When you start out on your yoga journey, what inspires you? Why do you come to yoga? Why do you choose this particular path? And is it something you’re going to share with others? Keep to yourself?
Whatever the reason for beginning yoga, if you choose to share your yoga journey it is important to remember a number of things. I speak as a yogi who for 3 years didn’t share my yoga journey, but at the time was sharing my mental health journey. Then two years ago I switched my focus to sharing my yoga. I joined Instagram. I posted a LOT of photos on Facebook. (Although I was kicked out of a Facebook yoga group for posting a photo of me in shorts on a hotel bed stretching my legs in Happy Baby pose so I’ve never been one for yoga “groups”.)
Anyway. Some pointers for you. If you do want to post your yoga journey to Instagram (or other social platforms) you need to ensure you never stray from the reason you started yoga. To be fair if you started yoga just to post cool photos, it’s not the best reason to begin yoga – but everyone starts somewhere. I started my own yoga journey as I needed to find a fitness routine that suited my tricky circumstances: I needed something gentle on the joints, that I could learn and practice entirely at home and on my own. Arthritis + agoraphobia + social phobia is the perfect recipe for yoga. I began with the Wii Fit, then I learned to create flows by following a DVD, and then I took the leap and started working entirely on my own, putting my own flows together. I gained so much more than physical strength, balance, flexibility and fitness though. It helped my mental health immensely. My spiritual journey began as soon as I realised that my dedication to the physical asana was inextricably connected to my mental and spiritual wellbeing. Yoga spoke to my soul and healed some very painful memories and events.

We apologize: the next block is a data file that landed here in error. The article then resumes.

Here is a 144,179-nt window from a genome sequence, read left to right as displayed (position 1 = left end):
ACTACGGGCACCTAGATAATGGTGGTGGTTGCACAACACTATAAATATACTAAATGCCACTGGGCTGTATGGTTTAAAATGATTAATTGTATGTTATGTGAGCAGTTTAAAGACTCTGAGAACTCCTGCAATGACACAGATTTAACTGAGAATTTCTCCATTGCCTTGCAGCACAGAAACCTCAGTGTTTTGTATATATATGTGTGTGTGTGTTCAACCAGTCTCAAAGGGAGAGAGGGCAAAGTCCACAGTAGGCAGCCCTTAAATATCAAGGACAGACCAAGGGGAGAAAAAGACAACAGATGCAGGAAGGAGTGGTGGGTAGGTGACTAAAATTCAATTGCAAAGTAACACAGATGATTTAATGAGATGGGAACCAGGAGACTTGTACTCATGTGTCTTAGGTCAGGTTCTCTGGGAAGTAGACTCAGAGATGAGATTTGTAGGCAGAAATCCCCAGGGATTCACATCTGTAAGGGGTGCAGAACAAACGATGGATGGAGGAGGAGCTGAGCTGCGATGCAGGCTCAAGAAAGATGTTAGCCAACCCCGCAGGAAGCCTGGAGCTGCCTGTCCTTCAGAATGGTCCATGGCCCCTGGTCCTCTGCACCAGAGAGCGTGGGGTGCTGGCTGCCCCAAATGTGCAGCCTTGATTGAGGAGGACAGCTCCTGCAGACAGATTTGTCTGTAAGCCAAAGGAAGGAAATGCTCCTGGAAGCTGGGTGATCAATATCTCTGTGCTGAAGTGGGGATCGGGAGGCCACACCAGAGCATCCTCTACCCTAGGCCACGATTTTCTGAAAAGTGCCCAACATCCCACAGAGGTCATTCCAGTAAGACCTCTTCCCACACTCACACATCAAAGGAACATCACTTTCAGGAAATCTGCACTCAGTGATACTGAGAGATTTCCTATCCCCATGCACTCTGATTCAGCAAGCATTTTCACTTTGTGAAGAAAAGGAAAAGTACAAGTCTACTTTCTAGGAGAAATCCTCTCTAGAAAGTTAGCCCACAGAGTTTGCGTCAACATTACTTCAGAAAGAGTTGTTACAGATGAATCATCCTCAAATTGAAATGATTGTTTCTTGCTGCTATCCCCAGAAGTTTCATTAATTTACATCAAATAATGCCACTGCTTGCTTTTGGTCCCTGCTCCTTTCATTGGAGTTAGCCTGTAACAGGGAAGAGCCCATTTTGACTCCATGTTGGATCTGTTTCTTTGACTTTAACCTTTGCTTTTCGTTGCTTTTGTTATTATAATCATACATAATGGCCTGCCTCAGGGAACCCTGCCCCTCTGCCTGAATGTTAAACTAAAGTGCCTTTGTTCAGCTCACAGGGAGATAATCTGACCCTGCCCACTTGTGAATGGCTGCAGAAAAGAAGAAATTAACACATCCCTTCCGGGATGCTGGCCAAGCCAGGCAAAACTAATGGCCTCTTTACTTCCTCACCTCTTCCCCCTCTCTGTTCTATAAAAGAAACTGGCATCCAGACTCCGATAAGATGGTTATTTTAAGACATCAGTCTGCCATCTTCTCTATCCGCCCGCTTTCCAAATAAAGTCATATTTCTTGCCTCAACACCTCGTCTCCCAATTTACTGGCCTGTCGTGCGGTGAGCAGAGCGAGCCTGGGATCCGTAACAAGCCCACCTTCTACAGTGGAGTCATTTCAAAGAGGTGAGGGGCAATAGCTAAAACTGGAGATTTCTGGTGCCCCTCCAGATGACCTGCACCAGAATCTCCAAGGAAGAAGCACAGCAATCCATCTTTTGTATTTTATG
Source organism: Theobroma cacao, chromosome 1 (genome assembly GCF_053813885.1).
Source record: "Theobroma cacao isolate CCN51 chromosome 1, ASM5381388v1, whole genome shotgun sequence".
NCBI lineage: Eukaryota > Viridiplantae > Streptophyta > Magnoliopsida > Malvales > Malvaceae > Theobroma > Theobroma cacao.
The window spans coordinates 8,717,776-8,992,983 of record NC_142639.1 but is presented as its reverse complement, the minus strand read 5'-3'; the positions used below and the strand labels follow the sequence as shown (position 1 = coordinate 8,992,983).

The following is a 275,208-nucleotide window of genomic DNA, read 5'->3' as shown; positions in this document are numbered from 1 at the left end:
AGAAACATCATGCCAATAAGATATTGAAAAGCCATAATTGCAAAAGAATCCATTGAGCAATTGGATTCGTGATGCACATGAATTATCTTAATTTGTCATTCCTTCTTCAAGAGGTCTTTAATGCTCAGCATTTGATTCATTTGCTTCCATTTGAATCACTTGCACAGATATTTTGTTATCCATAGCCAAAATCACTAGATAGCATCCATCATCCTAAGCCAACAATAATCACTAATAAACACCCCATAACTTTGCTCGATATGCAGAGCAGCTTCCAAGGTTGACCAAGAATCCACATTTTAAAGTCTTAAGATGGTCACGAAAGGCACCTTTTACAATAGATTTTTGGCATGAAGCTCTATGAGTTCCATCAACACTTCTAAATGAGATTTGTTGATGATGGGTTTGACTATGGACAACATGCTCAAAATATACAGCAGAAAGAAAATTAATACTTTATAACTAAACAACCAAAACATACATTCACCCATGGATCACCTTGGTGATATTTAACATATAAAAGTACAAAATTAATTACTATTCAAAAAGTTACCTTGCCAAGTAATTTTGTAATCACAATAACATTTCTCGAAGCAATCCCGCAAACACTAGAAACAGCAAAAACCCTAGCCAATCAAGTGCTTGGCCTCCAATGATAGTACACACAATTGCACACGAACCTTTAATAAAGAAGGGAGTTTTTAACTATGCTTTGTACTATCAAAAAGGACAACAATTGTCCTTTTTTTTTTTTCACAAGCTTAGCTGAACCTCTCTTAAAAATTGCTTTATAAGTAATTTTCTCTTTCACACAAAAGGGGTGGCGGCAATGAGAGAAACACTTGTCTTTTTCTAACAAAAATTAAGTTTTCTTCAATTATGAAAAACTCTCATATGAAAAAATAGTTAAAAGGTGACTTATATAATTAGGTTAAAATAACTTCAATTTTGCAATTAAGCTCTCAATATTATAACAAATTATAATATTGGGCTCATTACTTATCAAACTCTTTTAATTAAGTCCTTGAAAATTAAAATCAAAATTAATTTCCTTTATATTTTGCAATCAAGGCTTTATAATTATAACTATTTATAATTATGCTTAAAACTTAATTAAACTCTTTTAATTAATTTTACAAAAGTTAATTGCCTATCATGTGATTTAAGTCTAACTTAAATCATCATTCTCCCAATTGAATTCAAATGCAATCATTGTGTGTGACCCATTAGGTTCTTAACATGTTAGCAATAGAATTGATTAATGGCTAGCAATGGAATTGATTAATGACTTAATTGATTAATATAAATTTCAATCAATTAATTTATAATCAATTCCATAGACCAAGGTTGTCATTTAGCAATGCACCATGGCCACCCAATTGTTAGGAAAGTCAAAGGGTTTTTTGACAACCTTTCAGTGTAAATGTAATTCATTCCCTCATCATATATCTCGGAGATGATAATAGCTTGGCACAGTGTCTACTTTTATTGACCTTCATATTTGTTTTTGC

Then I began filming and taking photos of my practice and sharing my love for yoga on social media. Learning to navigate Instagram was a journey in itself. It’s hard to maintain a balanced ego. Sometimes when you’ve worked for 5 years to achieve a pose, you post it full of so much happiness and joy and, if you don’t use the right tags or you don’t have the followers, you might get 5 or 10 likes.
Reality: it’s disheartening. You feel like, “what’s the point” and you compare your pose to others that have done exactly the same and got 11,369 likes.